Habitat for Humanity ReStore opens in new location along south Iowa Street, expands inventory of furniture, other large items

photo by: Chad Lawhorn/Journal-World

Erika Zimmerman, executive director of Lawrence's Habitat for Humanity, is pictured at the organization's ReStore on Nov. 29, 2022.

It almost is a truism in a college town: When you get a place with more space, get more couches. (The two hardest parts about moving my college-age son were the number of couches, and getting people off of them.) The situation is not quite the same at Habitat for Humanity’s new ReStore, but couches and other furniture are playing a big role in the new space.

As we reported in July, Habitat for Humanity reached a deal to move its offices and its ReStore out of East Lawrence and into commercial space near 27th and Iowa streets. That move has happened recently, and the nonprofit store is starting to implement its new strategy.

It involves couches and lots of other upholstered furniture.

When the store moved into its new space at 2108 W. 27th St. — a space that used to house Factory Direct Appliance and is just a few doors down from McAlister’s Deli — the ReStore decided to add all types of upholstered furniture to its inventory.

Erika Zimmerman, executive director for Habitat for Humanity, said that furniture, cabinets and appliances were the three most popular types of items the ReStore sold at its previous location near Seventh and Connecticut streets. So, when the ReStore decided to move into the new space, which is slightly larger than the old store, Habitat decided to expand its offerings in all three categories.

The furniture category may be the most noticeable because the previous selection often was limited to smaller pieces, like curio cabinets and other such items. Now, the store is taking donations for all types of upholstered furniture such as couches and recliners, and also is taking much larger pieces.

“We are getting a lot of kitchen tables, which is great because they are really selling,” Zimmerman said.

That’s the idea behind the move — increase sales, which in turn will provide Habitat for Humanity more dollars to build affordable housing in the community. Zimmerman said Habitat officials are optimistic that the new location will produce more sales, in part because of the expanded inventory, but also because the location is more visible and accessible.

“Parking is tremendously better here,” Zimmerman said.

The location also is among other retailers on south Iowa Street, and Habitat officials are betting that not only more shoppers will show up at the location but it also will be easier for community members who want to donate items.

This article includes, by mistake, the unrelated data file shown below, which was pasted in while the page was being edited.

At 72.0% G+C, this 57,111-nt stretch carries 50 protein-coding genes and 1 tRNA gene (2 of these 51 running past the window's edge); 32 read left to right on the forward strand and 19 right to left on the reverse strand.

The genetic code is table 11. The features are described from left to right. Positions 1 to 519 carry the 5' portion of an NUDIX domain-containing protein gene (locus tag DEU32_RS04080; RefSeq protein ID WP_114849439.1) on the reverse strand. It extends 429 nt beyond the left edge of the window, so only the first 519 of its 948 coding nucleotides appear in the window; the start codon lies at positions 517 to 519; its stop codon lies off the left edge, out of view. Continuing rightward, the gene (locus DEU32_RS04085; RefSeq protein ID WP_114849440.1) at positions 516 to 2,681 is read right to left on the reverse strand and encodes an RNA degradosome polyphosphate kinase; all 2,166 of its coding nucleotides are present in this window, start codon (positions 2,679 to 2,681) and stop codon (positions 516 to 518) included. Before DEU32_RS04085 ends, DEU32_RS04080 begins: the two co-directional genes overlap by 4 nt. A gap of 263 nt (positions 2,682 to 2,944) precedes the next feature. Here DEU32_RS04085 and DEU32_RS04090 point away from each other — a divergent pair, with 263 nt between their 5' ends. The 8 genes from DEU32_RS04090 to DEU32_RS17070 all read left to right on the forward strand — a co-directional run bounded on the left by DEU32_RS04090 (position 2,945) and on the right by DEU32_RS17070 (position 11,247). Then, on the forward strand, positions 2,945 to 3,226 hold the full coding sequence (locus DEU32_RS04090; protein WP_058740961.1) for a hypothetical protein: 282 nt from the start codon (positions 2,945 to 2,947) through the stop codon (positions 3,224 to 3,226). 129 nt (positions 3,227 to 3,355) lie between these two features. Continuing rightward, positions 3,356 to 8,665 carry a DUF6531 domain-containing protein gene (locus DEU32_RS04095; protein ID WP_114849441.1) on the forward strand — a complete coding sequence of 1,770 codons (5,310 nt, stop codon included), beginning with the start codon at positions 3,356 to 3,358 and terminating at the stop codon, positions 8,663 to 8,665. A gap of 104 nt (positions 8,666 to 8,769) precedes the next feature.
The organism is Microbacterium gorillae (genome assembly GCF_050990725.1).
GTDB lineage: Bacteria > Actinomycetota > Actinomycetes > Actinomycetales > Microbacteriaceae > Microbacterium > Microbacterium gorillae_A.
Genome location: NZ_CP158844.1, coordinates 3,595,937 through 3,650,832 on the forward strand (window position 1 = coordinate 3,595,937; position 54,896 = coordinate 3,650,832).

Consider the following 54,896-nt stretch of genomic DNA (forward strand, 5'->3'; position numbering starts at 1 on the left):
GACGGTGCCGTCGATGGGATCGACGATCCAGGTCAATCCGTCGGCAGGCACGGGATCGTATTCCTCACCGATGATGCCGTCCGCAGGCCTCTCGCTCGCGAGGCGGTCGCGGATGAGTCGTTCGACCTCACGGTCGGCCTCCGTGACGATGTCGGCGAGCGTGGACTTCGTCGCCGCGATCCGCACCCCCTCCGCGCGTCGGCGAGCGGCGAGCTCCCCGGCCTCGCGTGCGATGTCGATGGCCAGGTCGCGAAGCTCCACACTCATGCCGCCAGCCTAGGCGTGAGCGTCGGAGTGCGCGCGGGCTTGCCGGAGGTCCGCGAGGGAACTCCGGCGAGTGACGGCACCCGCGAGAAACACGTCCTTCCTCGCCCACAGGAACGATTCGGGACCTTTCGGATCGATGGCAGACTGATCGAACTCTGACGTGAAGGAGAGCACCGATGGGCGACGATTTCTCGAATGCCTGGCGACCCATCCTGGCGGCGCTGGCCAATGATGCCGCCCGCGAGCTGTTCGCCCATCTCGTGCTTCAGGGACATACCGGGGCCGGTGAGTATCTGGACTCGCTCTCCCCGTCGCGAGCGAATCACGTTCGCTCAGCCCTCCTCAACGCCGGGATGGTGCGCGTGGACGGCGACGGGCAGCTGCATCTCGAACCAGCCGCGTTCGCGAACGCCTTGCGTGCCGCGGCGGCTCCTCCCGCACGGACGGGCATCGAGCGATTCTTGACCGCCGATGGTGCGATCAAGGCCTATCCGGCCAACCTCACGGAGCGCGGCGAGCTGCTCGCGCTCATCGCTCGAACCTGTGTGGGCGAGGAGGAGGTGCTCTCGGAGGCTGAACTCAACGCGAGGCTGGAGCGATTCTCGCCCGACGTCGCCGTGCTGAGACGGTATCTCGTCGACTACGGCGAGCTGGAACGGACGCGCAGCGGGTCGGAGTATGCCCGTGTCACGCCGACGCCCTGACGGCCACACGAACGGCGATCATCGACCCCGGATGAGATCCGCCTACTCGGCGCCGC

Those donations continue to be the main way the ReStore acquires its inventory. When the store started 17 years ago, it primarily was building contractors who would donate items. Sometimes they would have a little bit of lumber or other material left over from a job, and they would donate it to the ReStore. Other times, they perhaps were removing a sink or a window that still had a lot of good life, so they would donate that too.

Those types of donations still happen from contractors. The store has lumber, lighting, hardware, paint and other other items you might expect to find in the back of a contractor’s truck. But now with the growing emphasis on furniture and appliances, the store is getting more donations from ordinary homeowners and residents. Unlike some other used merchandise stores, people looking to make a donation do need to make an appointment. The ReStore also isn’t able to accept everything people bring to the store. That doesn’t mean items have to be in perfect shape, though. They just need to be good quality.

“We do have customers who really do want a project,” Zimmerman said. “They love those pieces that have a scratch or a missing piece, and they want to take it home and give it some love.”

Hopefully, some of those homes they take their treasures to will be new affordable homes. Creating affordable housing continues to be the mission for Habitat for Humanity. Zimmerman said the store plays an important role in providing funding for its affordable housing projects.

photo by: Chad Lawhorn/Journal-World

The Habitat for Humanity’s new ReStore in south Lawrence has more room for larger items, such as this unique children’s bed set.

Over the past several years, Habitat for Humanity typically has built two to three houses per year, plus provided 40 to 50 home repairs. With a more successful store, Zimmerman hopes to expand the number of homes the organization builds each year. The near-term goal is to get to four new homes a year, she said.

Habitat is on that path currently, but you have to look to the east to see it. The organization is building three to four new homes in Eudora, using a USDA rural loan program to help finance the project. It’s the first time in about 20 years that Habitat for Humanity is building in the eastern Douglas County community.

“We are excited to be back,” Zimmerman said.

In addition to a slightly larger store, the 27th and Iowa project also included new administrative offices for the nonprofit. The new office space should make it easier to meet with potential homeowners and serve those who are already part of the program, Zimmerman said.

Construction work on the office part of the project is still underway, and there are a few improvements to the store space that also can’t be completed until that work is done. Zimmerman expects to have the work done soon, as Habitat is hosting a ribbon-cutting and grand opening celebration at 4 p.m. on Dec. 13 to celebrate the completed project.

photo by: Chad Lawhorn/Journal-World

The new Habitat for Humanity ReStore near 27th and Iowa streets is growing its inventory of furniture that is has for sale.


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